At this point it should be noted that unlike most prior art devices, lowering of the chair back of this invention does not immediately cause any movement of the seat member. Only after the chair back has been lowered a predetermined distance will the seat member begin to move. Then, because of the arrangement and disposition of the roller guides along which the seat member moves, the occupant's lower torso and pelvis will be smoothly moved forward and raised so as to minimize any forces of compression, tension, or twist on the spine. These desirable results are further enhanced by virtue of the fact that the pivot point of the chair back is offset so as to be approximately in line with the occupant's hip-joints.
The improved reclining chair further includes an ottoman member which is pivotally attached to the frame so as to be movable in either an up or down direction, said movement being occasioned by a second motor means. The ottoman member comprises an ottoman support arm, a first end of which is pivotally connected to the frame. A footrest is movably mounted on the second end of the support arm. The second motor means is operatively mounted in interconnecting relation between the frame and the support arm in substantially the same fashion as set forth above with regard to the first motor means. Accordingly, depending upon the direction of rotation of the threaded shaft extending from the second motor means, the ottoman member will move up or down. Particular attention is invited to the unique method and construction for movably mounting the footrest onto the second end of the ottoman support arm.
A guide bar is fixed in substantially transverse relationship to the second end of the support arm, and the guide bar includes an ottoman roller at each end thereof. The footrest may be, for example, of relatively standard rectangular configuration. A pair of oppositely disposed tracks are mounted on the footrest, and each one of the tracks is in receiving relation to a corresponding one of the ottoman rollers. Therefore, the footrest is free not only to pivot around the guide bar, but also to reciprocate back and forth therealong as the rollers traverse their corresponding tracks. Thus, it can be seen that almost limitless dispositions of the leg rest may be achieved so as to support the occupant's lower extremeties in a most comfortable fashion. In order to maintain the foot rest in a relatively stable position with respect to the support arm, without limiting its mobility, the ottoman member further comprises a plurality of second biasing means disposed in interconnecting relation between the guide bar and the footrest. The force of each of the biasing means is balanced so as to urge the footrest toward a centered, or neutral, position with respect to the guide bar.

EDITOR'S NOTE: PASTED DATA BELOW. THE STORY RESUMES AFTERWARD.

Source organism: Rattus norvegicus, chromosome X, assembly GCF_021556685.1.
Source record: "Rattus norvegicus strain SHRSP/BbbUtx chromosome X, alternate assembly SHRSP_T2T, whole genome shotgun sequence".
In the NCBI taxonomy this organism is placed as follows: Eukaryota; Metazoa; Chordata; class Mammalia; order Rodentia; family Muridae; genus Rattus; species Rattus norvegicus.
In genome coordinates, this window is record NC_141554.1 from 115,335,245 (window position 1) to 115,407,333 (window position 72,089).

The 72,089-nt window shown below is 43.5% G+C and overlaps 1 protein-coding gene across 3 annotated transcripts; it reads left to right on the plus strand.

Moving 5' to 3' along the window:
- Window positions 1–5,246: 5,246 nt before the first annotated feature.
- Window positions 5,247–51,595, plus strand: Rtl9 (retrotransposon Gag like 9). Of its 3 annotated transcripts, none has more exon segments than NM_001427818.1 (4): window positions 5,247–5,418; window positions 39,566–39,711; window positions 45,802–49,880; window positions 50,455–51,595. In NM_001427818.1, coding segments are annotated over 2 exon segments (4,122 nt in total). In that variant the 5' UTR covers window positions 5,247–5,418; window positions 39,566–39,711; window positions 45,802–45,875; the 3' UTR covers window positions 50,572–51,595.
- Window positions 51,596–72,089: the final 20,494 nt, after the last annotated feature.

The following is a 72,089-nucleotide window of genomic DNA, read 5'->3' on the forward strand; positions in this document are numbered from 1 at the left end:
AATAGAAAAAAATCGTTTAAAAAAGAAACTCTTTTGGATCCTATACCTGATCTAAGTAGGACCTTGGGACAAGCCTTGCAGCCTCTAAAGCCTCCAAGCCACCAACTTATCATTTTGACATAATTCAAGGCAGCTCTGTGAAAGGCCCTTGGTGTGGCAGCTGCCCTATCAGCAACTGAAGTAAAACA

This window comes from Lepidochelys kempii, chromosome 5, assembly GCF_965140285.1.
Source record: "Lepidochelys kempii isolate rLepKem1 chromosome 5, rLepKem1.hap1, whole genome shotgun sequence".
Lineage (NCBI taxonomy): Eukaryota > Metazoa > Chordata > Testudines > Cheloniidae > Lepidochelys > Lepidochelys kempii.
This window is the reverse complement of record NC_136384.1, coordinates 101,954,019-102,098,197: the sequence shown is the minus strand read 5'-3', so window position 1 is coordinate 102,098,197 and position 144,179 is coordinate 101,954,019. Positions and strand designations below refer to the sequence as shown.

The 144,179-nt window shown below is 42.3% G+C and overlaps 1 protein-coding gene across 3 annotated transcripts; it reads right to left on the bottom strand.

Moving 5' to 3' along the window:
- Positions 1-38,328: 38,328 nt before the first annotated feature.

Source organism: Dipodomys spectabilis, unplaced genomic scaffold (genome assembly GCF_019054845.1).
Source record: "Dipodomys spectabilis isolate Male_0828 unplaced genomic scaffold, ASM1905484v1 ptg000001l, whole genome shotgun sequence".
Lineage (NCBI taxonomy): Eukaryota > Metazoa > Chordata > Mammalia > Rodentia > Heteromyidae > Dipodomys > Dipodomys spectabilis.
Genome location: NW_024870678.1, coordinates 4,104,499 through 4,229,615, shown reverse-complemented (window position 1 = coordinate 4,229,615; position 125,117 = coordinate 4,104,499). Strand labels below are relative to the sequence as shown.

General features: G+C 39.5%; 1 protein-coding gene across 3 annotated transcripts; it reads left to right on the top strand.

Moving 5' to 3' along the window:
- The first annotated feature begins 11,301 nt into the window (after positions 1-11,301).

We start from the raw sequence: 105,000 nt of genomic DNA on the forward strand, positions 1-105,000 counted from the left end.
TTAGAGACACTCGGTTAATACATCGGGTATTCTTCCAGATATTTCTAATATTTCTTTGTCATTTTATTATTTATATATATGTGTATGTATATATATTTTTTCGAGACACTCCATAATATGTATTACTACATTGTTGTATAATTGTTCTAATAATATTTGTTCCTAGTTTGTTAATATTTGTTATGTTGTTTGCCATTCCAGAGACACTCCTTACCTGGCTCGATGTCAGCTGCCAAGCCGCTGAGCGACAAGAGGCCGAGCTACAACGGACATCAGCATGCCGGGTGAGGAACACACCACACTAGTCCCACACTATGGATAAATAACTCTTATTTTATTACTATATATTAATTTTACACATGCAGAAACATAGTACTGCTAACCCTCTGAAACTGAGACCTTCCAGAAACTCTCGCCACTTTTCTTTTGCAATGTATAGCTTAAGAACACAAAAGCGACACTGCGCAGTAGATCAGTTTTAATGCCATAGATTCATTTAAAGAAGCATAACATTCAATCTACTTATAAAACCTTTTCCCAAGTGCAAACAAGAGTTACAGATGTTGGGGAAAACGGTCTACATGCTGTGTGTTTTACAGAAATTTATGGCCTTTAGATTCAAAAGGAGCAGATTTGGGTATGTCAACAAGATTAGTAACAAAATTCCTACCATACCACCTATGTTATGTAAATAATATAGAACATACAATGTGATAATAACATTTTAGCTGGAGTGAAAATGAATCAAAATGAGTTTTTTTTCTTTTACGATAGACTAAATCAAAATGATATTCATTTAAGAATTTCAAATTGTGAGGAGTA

Finally, the improved reclining chair of this invention further comprises headrest means movably mounted on the chair back. The movable headrest is provided in recognition of the fact that as the back is lowered and raised the occupant's center of gravity will change, necessarily resulting in the application of changing forces of tension, compression, and/or twisting to the cervical vertabrae. Adverse effects of these forces may be significantly relieved, if not entirely overcome, by repositioning the movable headrest.
The headrest means comprises a contoured outer portion and an elongated inner portion. An aperture is formed through the chair back, and the inner portion of the headrest means extends therethrough, whereby the contoured outer portion is disposed on a first surface of the back, and the elongated inner portion is disposed a second surface of the back behind the aperture. Movement of the headrest in either up or down directions is accomplished by a third motor means which is operatively mounted on the chair back in interconnecting relation between the back and the elongated inner portion of the headrest. The construction and operation of this third motor means is substantially in accord with that of the first and second motor means. In order to provide for smooth movement of the headrest, the headrest further comprises first headrest roller means movably attached to the outer portion in engaging relation to the first surface of the chair back. Second headrest roller means are movably attached to the inner portion of the headrest in engaging relation to the chair back second surface. Accordingly, the headrest means actually rolls up and down the chair back, dependent upon the direction in which the threaded shaft extending from the third motor means is turned. It is also to be understood that operating switches for both the second and third motor means may be mounted on either of the chair arms as previously indicated with specific regard to the control switch for the first motor means.
It is, of course, to be understood that each of the first, second and third motor means must be disposed on the improved reclining chair not only so that they do not interfere with the chair's operation, but also so that they will be readily accessible for maintenance, adjustment and repair. Having thus set forth the basic construction for the chassis, it is also to be understood that the chair back, the seat member, ottoman member, and the headrest means, as well as exposed portions of the frame and arms, will be padded and upholstered in standard fashion.